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God’s Chosen Instrument
In the Republic’s direst hour, he took command. In the black days after Bull Run, he won West Virginia for the Union. He raised a magnificent army and led it forth to meet his “cautious & weak” opponent, Robert E. Lee. Why hasn’t history been kinder to George B. McClellan?
July/August 1988 | Volume 39, Issue 5
Yet the idol, as the chaplain later bitterly acknowledged, proved to have feet of clay. By the summer of 1862 he had been driven from the gates of Richmond in the Seven Days’ battles by Lee’s relentless attacks, and his grand campaign lay in ruins. To explain to his army what had happened, McClellan conjured up a triumph over adversity, if not a victory. They had not retreated, he insisted, but only executed a change of base “by a flank movement, always regarded as the most hazardous of military expedients.” He invented “vastly superior” enemy forces, against which, “without hope of reinforcements…and under every disadvantage of numbers,” they had bravely survived the week of bloody fighting. “Your conduct ranks you among the celebrated armies of history.”
In further support of this illusion, McClellan attributed all blame to the government. He claimed that the administration had deliberately withheld reinforcements to ensure his defeat at Richmond—to forestall a peace settlement on McClellan’s terms. Republican radicals, he insisted, would never permit the war to end until abolitionism had triumphed. By this “abominable design,” he asserted, his enemies in Washington had “done their best to sacrifice as noble an Army as ever marched to battle.” As he intended, his charges soon reached the newspapers, and the case was made plain to the men of his army. In the eyes of their general, they had fought gallantly against the enemy host, but without the support of their own government they had been doomed to fail.
The abominable design, to be sure, existed only in McClellan’s mind. On the eve of the Seven Days he had more troops available to him than his plans had ever called for. He lacked not men but a will to fight or, as it was called in that day, moral courage. At the beginning of the Confederate offensive he had telegraphed his wife, “I believe we will surely win & that the enemy is falling into a trap. I shall allow the enemy to cut off our communications in order to ensure success.” Clearly he recognized the opportunity for a counterstroke presented him by Lee’s bold but risky flanking attack, but when it actually occurred, he became unnerved and ordered a retreat. Over the next several days, as his army repeatedly fought for its life, McClellan posted himself far from every battlefield and let subordinates direct all the fighting. His army survived not because of him but despite him.
While no doubt a majority in the Army of the Potomac accepted his explanation for the Peninsular failure, there was a strong undercurrent of disillusion. Francis C. Barlow, a regimental commander involved in the bitterest fighting during the Seven Days, wrote home that many officers and men “are disgusted with & have lost confidence in McClellan & are disgusted with attempts of the papers to make him out a victorious hero....The stories of his being everywhere among the men in the fights are all untrue....” Others shared the puzzlement of the soldier who wrote from Harrison’s Landing, “Either we have made an inglorious skedaddle or a brilliant retreat.” In the press, in Congress, and in the army as well the debate over McClellan’s generalship grew heated.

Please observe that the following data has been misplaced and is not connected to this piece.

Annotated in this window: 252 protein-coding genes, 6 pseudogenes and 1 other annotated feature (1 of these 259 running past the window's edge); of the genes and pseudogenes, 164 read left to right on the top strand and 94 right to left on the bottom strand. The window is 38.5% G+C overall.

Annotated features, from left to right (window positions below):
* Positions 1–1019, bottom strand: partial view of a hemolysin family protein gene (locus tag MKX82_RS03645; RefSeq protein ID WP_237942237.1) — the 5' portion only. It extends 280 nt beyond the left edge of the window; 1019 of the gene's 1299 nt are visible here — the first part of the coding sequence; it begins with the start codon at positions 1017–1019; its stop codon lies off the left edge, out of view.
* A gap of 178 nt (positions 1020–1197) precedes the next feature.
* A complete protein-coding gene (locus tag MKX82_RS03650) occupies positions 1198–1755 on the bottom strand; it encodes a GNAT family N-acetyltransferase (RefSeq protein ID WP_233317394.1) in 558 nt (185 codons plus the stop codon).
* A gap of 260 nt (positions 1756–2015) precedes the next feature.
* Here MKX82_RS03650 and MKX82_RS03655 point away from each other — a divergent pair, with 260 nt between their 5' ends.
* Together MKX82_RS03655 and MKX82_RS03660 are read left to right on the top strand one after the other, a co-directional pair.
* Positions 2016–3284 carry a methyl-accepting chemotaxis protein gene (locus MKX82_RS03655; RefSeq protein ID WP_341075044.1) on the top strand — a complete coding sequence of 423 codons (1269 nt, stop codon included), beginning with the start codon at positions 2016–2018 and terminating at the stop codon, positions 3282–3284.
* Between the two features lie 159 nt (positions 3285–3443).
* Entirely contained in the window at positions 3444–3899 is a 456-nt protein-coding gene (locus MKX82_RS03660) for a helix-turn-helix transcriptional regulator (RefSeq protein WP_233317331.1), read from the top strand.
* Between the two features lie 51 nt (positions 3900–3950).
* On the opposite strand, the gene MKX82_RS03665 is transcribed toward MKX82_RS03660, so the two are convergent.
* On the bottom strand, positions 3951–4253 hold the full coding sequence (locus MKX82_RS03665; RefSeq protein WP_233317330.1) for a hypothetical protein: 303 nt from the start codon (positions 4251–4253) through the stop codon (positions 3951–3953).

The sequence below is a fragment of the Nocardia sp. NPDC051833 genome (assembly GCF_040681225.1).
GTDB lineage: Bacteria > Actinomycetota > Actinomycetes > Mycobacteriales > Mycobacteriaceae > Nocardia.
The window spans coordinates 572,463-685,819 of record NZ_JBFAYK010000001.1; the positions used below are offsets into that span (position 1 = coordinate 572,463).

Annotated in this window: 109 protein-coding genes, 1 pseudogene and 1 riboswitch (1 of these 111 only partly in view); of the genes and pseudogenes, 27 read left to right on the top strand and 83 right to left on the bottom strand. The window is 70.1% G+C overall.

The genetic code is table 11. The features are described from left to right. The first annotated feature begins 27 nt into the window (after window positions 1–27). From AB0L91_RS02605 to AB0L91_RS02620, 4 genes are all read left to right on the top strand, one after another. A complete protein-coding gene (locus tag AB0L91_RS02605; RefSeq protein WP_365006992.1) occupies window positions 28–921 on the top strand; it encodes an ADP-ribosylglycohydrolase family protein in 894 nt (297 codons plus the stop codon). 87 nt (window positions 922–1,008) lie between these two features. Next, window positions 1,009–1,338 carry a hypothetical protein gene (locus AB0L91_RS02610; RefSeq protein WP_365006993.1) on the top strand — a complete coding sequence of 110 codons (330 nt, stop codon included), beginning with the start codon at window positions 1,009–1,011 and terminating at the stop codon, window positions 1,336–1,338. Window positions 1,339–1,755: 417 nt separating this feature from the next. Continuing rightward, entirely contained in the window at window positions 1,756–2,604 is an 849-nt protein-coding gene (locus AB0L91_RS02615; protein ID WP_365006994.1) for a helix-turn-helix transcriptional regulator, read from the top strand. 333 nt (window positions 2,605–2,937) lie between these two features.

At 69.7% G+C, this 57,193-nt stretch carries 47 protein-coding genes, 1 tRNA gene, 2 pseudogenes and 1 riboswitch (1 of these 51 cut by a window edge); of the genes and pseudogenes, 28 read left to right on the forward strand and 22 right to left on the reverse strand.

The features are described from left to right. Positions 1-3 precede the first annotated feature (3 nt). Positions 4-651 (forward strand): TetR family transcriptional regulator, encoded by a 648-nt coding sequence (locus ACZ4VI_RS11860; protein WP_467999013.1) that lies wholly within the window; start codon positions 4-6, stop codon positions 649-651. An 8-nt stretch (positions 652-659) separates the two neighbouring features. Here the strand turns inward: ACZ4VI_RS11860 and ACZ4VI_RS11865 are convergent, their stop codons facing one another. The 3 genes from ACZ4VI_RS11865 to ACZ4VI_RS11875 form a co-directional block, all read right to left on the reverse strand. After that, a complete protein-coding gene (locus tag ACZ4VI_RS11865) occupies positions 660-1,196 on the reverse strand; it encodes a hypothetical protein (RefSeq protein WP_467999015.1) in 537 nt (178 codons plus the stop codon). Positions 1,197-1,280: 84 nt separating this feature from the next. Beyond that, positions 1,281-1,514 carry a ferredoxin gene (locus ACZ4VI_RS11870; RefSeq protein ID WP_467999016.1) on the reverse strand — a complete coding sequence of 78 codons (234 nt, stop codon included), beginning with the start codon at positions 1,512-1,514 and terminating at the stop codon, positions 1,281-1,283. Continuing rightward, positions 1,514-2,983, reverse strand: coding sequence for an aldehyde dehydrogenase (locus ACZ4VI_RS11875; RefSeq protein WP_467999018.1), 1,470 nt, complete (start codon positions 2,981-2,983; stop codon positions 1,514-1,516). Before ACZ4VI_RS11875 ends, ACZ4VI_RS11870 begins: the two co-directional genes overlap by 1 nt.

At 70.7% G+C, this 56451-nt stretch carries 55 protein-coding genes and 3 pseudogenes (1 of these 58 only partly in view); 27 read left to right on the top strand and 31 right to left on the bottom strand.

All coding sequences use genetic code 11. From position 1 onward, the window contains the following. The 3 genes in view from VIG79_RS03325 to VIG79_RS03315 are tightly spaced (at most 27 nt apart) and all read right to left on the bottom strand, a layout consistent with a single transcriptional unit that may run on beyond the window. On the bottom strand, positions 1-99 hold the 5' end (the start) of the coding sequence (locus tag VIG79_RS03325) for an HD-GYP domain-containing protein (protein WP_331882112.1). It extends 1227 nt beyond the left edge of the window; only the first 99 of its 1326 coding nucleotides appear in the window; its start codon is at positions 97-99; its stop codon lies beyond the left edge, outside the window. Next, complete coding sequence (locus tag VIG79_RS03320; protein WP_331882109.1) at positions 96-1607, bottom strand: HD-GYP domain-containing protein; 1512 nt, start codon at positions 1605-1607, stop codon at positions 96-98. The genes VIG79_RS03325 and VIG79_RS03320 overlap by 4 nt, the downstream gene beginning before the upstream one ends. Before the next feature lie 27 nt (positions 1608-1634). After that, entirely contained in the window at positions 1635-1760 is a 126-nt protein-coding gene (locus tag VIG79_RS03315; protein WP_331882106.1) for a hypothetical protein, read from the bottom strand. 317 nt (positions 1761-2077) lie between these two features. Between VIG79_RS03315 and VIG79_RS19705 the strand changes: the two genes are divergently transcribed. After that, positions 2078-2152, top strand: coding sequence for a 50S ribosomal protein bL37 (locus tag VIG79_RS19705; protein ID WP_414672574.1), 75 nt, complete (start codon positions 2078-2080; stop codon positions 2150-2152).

Following the Federal defeat in the Second Bull Run battle in August, the debate intensified. McClellan was charged with deliberately withholding reinforcements from General Pope to ensure his defeat. In a classic example of self-fulfilling prophecy, he argued the case differently. As he wrote his wife, he considered Pope a “villain” who was certain “to bring defeat upon any cause that employs him,” and in that event he was duty-bound to save Washington from capture. Thus he held back sending two army corps under his command into the field; the only aid they rendered Pope was to cover his retreat. To be sure, John Pope might have lost the battle anyway, but having those twenty-five thousand reinforcements twenty-four hours earlier would certainly have improved his chances.
On September 2, 1862, in one of the critical decisions of his Presidency and against the strong opposition of his cabinet, Lincoln turned the Army of the Potomac back to General McClellan. As he judged the case, the army was suffering from a crisis of confidence after the Second Bull Run for which there was only one remedy. “McClellan has the army with him,” Lincoln said. McClellan wrote his wife, “I only consent to take it for my country’s sake & with the humble hope that God has called me to it.” Five days later he took the field to challenge Lee’s army of invasion in Maryland.
The general’s military legacy was crippling: the Army of the Potomac inherited from him an army-sized inferiority complex.
McClellan was to gauge the Maryland campaign as the high point of his military career. For the second time (the first was after the 1861 Bull Run debacle) he acted as God’s instrument for saving the Union. “I feel some little pride,” he told his wife, “in having with a beaten and demoralized army defeated Lee so utterly, & saved the North so completely.” On the day after the climactic struggle at Antietam, he wrote her, “Those in whose judgment I rely tell me that I fought the battle splendidly & that it was a masterpiece of art,” and every year for the rest of his life he made a particular point of celebrating September 17, the anniversary of the battle. His claim of a masterpiece of art was the saving of his army from defeat by a foe “greatly superior to us in number.”